The doctor heaves the mighty sigh of one beset by the tribulations of a cruel and not-very-smart world, turns to the lady beside him and says, "Physical therapy?"

She offers one rather un-lady-like snort, and opines, "Why? There's nothing I can do to him that he's not already topping."

I am prescribed a brace to be worn for the next four weeks, take it off to sleep, to shower and three times a day to squeeze a ball. Final evaluation two weeks after that.


Ah, well. At least the sodding cast is off.


Wednesday, May 30, 2012

Lucky fin update

I went to the orthopaedic witch-doctor yesterday for the two-week roentgenogram. Turns out that I haven't broken a metacarpal after all.

I've broken two.


Not only did I fracture the fifth metacarpal, but also the fourth.

To add insult to injury, I also dislocated both the fourth and third where they connect to the wrist.

Doc peered at the screen for a long time, then asked, "Are you sure you didn't hit a wall, or the floor, or something?"

"Positive, doc."

"Maybe missed and tagged a long bone, or the skull?"


"Wow." Long contemplation. "Use a stick next time."


Five more weeks until they cut this damned thing off. It may survive until then.


Monday, May 28, 2012

Never Forget.


Sunday, May 27, 2012

Mental note: Let's not do that again.

I have a routine I follow when I know that things are about to get ... dynamic.

I take a slow breath through my nose until my lungs are full down past my belly -- and a little more -- and hold it for a slow count of five. Then I let it out slowly through my nose until my lungs are empty. Repeat twice more.

When I was taught this, I was told that it would help me shoot more accurately, hit harder and think clearer.

While I can't prove that -- and have no real desire to find out -- I'm of the impression that when I have time for this I don't get tunnel vision; the adrenaline shakes aren't as bad, and -- most importantly -- when I breathe like this the panic monster stays shackled.

As a Pavlovian side-effect of doing this before hopping off of choppers, going through doors, climbing into rings, and other assorted adrenaline-events is that when I do the breathing ritual, my body seems to start dumping endorphins pretty much immediately.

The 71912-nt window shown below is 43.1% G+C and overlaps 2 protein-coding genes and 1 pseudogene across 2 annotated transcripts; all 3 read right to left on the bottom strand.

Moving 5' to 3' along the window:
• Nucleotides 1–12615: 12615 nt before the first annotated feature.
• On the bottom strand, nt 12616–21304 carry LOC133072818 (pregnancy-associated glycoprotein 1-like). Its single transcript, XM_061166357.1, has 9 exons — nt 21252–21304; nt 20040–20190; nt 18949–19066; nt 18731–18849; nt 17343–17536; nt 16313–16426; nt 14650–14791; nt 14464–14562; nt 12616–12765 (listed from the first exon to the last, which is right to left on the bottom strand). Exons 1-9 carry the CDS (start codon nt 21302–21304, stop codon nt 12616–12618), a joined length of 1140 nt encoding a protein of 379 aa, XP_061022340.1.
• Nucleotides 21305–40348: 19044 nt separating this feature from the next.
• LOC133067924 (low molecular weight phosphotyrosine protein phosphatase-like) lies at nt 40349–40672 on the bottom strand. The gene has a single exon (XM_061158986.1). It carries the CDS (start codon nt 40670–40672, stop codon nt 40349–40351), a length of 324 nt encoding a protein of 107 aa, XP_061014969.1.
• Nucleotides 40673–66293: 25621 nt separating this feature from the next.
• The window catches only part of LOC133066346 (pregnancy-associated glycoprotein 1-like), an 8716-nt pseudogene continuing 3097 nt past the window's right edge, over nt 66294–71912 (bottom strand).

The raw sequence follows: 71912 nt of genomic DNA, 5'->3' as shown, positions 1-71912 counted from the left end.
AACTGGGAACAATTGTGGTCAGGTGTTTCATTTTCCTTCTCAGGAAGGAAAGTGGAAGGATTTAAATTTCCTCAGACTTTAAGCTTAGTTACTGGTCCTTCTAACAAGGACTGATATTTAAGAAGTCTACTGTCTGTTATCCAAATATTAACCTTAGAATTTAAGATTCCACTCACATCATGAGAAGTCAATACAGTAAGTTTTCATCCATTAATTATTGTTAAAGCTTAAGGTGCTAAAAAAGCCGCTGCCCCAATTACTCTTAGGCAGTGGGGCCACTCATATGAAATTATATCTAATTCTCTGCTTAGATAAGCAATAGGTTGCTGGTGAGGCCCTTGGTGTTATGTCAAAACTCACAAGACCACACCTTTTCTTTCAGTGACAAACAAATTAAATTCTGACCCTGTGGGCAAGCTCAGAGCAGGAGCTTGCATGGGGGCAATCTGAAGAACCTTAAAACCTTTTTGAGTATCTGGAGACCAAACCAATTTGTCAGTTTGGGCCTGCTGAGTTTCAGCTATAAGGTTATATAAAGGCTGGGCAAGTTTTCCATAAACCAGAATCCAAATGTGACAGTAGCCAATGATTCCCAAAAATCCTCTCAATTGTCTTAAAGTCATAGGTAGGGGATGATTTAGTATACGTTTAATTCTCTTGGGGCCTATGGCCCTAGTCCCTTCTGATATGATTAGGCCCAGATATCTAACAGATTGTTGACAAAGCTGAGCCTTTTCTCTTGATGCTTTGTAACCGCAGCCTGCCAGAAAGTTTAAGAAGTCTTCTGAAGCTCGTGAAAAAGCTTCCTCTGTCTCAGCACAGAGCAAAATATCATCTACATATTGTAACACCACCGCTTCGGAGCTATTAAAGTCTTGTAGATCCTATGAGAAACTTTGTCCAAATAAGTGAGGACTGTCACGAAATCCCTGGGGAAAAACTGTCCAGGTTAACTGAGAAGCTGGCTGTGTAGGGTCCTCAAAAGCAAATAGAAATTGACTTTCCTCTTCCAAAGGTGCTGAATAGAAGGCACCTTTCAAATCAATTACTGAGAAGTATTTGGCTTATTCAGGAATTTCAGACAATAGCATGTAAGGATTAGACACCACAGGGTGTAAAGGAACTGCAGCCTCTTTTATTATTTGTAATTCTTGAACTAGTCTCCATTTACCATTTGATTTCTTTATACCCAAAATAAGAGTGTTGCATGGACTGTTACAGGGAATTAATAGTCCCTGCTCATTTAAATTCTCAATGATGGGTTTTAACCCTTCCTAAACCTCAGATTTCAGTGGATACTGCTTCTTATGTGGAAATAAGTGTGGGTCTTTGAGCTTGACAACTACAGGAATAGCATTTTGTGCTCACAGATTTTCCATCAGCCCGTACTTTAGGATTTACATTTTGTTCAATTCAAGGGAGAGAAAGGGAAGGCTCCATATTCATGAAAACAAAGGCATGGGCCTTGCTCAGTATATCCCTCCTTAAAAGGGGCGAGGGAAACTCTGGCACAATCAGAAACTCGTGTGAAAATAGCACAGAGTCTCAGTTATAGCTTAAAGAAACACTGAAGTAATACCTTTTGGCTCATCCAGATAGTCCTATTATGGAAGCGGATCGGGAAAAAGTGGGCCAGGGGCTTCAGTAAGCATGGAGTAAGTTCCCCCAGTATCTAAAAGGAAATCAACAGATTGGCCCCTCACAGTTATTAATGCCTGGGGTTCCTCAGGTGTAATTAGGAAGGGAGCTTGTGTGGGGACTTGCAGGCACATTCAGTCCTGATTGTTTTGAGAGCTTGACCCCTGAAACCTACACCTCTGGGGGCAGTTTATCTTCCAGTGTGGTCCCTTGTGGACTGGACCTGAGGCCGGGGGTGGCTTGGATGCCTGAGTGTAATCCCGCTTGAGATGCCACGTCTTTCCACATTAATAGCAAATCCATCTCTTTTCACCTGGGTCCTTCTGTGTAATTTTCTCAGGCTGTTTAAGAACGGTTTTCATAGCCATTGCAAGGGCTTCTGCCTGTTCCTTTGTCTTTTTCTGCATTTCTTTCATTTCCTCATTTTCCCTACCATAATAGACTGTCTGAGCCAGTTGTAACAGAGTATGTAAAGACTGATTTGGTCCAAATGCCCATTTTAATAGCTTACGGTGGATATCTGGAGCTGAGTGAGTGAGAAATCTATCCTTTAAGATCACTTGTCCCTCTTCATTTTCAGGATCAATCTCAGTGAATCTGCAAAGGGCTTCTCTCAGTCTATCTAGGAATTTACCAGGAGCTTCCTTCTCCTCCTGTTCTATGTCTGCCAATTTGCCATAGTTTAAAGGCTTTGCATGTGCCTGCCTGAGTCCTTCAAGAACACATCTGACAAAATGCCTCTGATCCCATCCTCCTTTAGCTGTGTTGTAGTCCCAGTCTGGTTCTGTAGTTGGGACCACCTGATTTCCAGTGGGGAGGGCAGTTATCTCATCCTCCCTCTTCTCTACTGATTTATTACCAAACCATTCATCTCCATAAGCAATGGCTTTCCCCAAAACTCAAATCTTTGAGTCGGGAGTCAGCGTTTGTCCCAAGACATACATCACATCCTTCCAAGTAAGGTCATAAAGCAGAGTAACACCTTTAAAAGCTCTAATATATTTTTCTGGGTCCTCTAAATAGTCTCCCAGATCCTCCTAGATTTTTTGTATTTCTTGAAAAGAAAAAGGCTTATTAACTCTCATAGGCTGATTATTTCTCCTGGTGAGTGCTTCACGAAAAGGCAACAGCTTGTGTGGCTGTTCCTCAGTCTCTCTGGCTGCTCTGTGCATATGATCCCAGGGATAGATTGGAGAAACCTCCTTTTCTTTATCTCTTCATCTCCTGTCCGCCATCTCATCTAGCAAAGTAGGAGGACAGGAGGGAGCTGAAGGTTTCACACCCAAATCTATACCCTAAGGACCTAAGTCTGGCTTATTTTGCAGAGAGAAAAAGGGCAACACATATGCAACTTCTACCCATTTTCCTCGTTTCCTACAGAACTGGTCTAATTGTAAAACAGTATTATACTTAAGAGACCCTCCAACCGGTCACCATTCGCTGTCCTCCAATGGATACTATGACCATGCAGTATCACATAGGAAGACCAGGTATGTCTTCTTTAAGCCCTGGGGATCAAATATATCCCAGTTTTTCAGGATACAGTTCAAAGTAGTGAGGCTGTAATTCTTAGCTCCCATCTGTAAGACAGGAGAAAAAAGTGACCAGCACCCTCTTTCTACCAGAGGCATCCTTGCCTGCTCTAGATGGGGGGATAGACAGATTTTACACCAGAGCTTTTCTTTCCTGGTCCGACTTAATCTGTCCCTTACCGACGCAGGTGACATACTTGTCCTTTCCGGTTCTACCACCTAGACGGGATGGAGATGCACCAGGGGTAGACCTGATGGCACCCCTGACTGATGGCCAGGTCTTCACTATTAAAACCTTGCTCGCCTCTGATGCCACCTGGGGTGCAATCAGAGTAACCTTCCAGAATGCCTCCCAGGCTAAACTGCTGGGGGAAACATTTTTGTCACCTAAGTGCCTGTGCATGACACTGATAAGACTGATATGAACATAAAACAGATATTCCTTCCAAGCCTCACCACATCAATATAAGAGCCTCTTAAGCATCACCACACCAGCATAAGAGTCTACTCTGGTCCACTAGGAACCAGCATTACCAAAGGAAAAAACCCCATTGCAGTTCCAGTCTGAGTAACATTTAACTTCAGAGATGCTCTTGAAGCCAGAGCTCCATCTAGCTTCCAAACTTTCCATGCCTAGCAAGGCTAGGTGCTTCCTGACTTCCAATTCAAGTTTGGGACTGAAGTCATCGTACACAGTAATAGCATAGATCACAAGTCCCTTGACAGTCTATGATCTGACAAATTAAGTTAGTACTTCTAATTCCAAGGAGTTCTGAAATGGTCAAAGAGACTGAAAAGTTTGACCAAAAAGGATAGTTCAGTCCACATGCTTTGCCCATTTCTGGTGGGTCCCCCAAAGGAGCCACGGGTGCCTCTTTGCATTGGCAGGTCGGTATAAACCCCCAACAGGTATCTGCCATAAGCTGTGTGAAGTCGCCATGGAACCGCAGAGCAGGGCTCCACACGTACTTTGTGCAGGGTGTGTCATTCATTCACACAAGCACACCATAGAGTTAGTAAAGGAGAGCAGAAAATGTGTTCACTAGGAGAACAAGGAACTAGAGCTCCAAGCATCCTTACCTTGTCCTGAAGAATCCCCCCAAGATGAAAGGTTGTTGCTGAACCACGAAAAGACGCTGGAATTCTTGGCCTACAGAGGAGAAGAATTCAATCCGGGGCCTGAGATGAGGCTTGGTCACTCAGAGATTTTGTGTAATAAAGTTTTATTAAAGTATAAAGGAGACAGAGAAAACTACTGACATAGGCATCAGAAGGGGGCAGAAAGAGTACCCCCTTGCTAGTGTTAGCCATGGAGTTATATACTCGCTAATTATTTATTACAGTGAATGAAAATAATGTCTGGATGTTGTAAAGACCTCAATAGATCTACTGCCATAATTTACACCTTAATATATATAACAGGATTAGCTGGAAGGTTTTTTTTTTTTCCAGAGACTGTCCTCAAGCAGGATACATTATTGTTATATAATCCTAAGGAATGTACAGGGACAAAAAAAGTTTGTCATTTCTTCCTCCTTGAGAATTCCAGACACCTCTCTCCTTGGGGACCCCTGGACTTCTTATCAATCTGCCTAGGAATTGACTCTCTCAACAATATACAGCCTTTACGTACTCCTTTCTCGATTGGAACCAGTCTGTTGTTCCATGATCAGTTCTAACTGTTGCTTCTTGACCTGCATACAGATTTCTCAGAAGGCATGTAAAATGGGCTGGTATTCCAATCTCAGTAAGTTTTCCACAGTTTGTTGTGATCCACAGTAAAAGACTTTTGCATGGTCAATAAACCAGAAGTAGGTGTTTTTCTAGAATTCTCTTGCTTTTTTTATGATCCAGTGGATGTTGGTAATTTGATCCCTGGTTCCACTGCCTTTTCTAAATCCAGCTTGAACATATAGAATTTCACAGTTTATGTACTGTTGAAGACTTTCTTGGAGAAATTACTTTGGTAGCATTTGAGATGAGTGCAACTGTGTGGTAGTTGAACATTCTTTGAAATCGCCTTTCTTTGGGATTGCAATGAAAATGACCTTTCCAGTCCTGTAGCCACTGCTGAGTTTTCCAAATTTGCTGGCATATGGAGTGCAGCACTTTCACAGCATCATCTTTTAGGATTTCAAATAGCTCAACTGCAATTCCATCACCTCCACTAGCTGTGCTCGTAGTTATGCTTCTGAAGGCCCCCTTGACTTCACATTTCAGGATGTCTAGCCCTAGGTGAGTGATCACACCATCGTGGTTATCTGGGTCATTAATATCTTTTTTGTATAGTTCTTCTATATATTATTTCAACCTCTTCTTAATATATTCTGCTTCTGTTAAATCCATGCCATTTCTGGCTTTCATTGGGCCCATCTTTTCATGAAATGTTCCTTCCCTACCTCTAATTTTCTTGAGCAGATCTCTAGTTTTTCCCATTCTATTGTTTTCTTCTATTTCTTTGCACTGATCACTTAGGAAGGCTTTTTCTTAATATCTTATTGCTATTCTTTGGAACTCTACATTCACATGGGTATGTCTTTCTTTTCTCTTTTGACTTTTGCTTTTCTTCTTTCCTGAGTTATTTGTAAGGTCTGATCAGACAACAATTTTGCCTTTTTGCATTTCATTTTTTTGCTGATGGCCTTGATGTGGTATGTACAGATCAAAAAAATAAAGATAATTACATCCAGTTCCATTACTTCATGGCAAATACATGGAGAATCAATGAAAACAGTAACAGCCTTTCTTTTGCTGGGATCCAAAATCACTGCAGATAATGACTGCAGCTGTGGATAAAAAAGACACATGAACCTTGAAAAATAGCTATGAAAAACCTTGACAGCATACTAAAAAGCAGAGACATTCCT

I have discovered that this comes in handy when I'm knackered. I do the breathing and it's like a double-shot of espresso -- the world clears and I can focus on whatever needs doing.

This has gotten me through more than one 72- or 96- hour ARTEP, but I've slept for a day or two afterwards.

One of the things that disturbs me the worst about this pericarditis episode is the fact that I'm only good for about four hours, then I'm exhausted.

Well, today Herself, AEPilotJim and I went out to do some errands for the upcoming PhlegmPhest and I hit my four-hour limit. Not even really thinking about it, I took a deep breath, held it, let it out; lather, rinse, repeat X2.


I was myself! I was awake! I had energy!

For about twelve minutes. Then I augered-in, we got home, and I slept for two hours. And I'm still wiped-out.

Yeah. We won't be doing that again for a while.


Friday, May 25, 2012

Part, the Second

So. There I am, in the back of The Big White Taxi, my blood pressure is 116/68, pulse is 72, mood is grouchy.

The paramedic, bless his heart, has agreed with me that I am not -- as a matter-of-fact -- having a heart attack. He has run another 12-lead using his EKG and has shown me a strip which shows mild ST elevation on just about every lead, and is busily trying to find a vein.

As he is rooting around, he asks, "Don't like hospitals?"

"I had this exact same pain last year. I thought I was having a heart attack, so I had my lady drive me to the ER -- did you know that the ER doctor association at Big City Hospital doesn't accept County insurance? -- spent four hours in the ER, to find out that it was pleurisy, given steroids, anti-biotic, Aleve and a bill that I finally got paid off this past month."

"Ah," he grunts.

"I've got a really good vein in the back of my right hand. Everyone hits it. Pop that cast right off, and you'll be able to see it from orbit."

He gives me Ye Olde Hairy Eyeball and keeps checking my left arm.

"Since then I've had about six or seven flare-ups. Same type of pain, same location, just not nearly as bad. The first time I hied meself over to Big City Urgent Care, waited for four hours and was told I was having esophaegeal spasms, told to take Aleve, and if I had further episodes, that I might need anti-anxiety meds."

I wave my cast at the paramedic, who still seems to have not found a vein to his liking. He starts eyeing it speculatively.

"The second time, I went back to Urgent, got the same answer. And did you know that the labs that Urgent uses don't take County insurance? Yeah, me neither. I also got the distinct impression that even though I don't like pain meds and frequently refuse to take prescribed pain meds, that the folks at Urgent were suspecting me for fishing for an opiate scrip."

My bad luck, the paramedic hits the vein above the cast first try.

"So the next two times, I went over to Bugscuffle Clinic and Tyre. The doc over there diagnosed it -- both times -- as 'chest wall spasms', suggested Ativan the first time, and Xanax the second, along with a gentle noodge to make an appointment to see the travelling psych doc. So. I double-dose on OTC Aleve for three to five days, it gets better, no muss, no fuss."